ANAHEIM, Calif. – Albert Pujols circled the bases without showing much emotion after hitting his long-awaited first home run for the Angels – same as he did 445 times with the St. Louis Cardinals.
But when he returned to the dugout, he had it all to himself. There was nobody home. No players, no coaches, no batboys.
Pujols’ teammates gave him the silent treatment, a plot hatched by outfielder Torii Hunter. They were all waiting for the slugger in the tunnel leading to the clubhouse. Then, a burst of euphoria and they were all back on the bench, high-fiving and slapping him all over his body.
The reception was fun for just about everyone after Pujols’ two-run shot, which helped Los Angeles beat the Toronto Blue Jays 4-3 on Sunday.
“I thought that would be cool. I always wanted to do that, and it worked,” Hunter said. “I just said: ‘Let’s get off the bench and go to the tunnel.’ He was excited about it, and we were, too. We had to think fast.”
Pujols drove a 2-2 pitch by Drew Hutchison (1-1) into the left-field bullpen for a 4-1 lead in the fifth inning.
The three-time National League Most Valuable Player had gone 33 games and 139 at-bats dating to last year without a home run during the regular season. He had a three-homer game for St. Louis in the World Series and hit seven home runs in spring training.
“I don’t think anything’s been lifted off my shoulders, man,” Pujols said. “I know what I’m capable of doing, and I come out here every day and try to get myself ready for the game and give 110 percent to this team and to this organization. And if I do that, there’s nothing to be sorry about.”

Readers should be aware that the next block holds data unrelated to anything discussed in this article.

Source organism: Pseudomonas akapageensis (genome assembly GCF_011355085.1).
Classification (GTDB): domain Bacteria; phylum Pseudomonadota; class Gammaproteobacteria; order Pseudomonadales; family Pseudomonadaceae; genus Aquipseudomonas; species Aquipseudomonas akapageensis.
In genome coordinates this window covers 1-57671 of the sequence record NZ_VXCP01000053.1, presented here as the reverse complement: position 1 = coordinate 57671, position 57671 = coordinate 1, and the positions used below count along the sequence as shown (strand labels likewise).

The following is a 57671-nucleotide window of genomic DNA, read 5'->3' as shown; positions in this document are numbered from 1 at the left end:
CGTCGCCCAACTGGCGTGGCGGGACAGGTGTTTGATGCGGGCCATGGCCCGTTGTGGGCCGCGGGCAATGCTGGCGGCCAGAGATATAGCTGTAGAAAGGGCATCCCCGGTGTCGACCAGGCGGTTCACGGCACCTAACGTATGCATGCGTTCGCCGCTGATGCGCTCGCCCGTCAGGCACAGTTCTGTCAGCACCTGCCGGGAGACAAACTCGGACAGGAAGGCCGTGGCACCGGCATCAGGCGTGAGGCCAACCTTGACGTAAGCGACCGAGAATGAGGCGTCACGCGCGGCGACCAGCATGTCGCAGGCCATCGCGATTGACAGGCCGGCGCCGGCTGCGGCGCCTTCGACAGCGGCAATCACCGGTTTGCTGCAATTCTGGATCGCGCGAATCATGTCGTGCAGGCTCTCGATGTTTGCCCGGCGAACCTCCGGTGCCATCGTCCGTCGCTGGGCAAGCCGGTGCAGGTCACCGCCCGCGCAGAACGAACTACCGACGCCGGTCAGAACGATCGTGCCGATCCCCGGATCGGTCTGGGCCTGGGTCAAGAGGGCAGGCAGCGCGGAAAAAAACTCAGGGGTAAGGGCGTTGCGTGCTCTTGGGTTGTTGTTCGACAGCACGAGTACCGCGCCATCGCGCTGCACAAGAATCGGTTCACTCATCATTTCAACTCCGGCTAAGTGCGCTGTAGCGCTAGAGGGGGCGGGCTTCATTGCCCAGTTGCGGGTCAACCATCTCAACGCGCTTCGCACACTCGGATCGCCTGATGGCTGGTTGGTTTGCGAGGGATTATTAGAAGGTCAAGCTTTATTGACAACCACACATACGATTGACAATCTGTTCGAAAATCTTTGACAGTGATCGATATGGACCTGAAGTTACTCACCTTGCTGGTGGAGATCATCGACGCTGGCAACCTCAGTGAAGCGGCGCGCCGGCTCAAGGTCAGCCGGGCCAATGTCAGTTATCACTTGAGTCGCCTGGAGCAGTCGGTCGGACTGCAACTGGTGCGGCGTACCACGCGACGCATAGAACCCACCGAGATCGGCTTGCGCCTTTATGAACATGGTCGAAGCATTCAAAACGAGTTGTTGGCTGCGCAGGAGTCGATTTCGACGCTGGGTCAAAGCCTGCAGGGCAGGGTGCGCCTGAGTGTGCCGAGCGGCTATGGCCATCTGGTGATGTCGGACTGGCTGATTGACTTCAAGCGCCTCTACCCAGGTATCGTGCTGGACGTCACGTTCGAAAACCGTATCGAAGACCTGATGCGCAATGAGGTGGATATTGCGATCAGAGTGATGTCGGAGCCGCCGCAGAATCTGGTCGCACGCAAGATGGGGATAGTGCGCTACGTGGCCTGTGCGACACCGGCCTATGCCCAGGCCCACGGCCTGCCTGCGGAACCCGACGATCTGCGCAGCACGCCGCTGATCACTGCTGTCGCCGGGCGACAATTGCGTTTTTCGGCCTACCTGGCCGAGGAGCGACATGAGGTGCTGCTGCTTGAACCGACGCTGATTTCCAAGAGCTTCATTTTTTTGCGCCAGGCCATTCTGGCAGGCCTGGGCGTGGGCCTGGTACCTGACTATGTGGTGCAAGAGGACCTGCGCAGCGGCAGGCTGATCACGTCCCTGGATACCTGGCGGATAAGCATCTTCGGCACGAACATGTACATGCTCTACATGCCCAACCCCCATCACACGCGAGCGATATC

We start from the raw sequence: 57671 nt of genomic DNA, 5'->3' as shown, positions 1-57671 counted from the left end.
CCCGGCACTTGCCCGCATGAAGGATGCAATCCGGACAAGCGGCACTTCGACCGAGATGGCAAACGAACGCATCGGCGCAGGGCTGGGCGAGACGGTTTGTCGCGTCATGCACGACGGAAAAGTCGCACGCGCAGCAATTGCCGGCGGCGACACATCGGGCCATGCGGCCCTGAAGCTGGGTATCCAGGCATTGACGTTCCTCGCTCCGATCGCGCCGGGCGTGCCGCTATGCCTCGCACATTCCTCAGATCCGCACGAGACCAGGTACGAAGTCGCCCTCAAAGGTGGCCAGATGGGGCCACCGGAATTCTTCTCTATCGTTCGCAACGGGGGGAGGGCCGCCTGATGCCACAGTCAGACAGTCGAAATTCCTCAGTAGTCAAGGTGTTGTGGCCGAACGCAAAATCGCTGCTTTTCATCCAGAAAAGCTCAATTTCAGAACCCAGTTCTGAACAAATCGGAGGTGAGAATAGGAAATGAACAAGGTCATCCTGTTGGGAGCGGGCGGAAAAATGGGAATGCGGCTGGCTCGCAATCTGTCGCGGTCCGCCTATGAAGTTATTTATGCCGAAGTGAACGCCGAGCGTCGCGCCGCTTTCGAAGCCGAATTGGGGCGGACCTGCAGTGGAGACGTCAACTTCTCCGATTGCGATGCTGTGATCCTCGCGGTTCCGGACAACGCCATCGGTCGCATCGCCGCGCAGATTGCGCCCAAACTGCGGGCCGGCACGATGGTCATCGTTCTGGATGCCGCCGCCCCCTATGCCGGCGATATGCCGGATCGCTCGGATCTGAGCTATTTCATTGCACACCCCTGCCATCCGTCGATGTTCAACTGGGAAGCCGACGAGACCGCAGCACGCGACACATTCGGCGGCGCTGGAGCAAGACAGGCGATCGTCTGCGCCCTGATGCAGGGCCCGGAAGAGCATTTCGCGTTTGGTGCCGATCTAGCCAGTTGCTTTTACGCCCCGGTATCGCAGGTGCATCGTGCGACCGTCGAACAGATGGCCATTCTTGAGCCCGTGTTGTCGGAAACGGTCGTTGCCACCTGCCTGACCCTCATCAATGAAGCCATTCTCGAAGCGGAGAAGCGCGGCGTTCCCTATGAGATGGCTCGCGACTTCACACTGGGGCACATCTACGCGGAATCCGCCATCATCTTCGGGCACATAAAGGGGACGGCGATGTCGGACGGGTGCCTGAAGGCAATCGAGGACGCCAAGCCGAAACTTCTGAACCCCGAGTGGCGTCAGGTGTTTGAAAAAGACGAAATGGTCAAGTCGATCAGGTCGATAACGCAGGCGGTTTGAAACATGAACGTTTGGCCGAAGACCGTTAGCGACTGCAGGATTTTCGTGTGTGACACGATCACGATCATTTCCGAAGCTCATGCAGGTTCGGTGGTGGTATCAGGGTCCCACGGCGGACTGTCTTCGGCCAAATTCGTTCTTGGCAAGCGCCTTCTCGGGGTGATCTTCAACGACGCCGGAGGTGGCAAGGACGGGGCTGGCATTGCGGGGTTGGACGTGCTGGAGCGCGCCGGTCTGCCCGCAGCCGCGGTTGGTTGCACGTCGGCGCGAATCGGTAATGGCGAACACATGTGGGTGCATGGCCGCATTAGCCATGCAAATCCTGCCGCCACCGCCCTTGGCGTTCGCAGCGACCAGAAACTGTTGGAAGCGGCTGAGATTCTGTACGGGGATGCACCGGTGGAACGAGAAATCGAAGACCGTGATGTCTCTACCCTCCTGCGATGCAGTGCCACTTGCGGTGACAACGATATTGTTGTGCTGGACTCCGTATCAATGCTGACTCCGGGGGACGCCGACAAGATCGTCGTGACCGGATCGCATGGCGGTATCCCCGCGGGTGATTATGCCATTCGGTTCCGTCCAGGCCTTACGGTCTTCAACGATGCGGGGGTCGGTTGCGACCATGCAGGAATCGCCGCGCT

The slugger did not play in Saturday night’s 6-2 victory after Angels manager Mike Scioscia kept him out of the lineup for the first time.
Pujols had not homered during the regular season since Sept. 22. This was the first time Pujols, who began the game batting .194 with five RBIs, drove in a run with a hit since April 15.
His longest home run drought prior to this was in 2011, when he came up empty in 27 straight games and 105 at-bats.
“The last three weeks here, the fans have wanted to see it, and I’m blessed that I got the opportunity to do it here in front of them,” Pujols said. “They’ve been waiting and they’ve been impatient, and the last couple of days I heard some boos out there, but that’s part of it. I touched on that the other day. If I could boo myself, I’d do it myself, too.”LOS ANGELES 4
■ KEY: Albert Pujols snapped the longest home run drought of his career with a two-run shot in the fifth.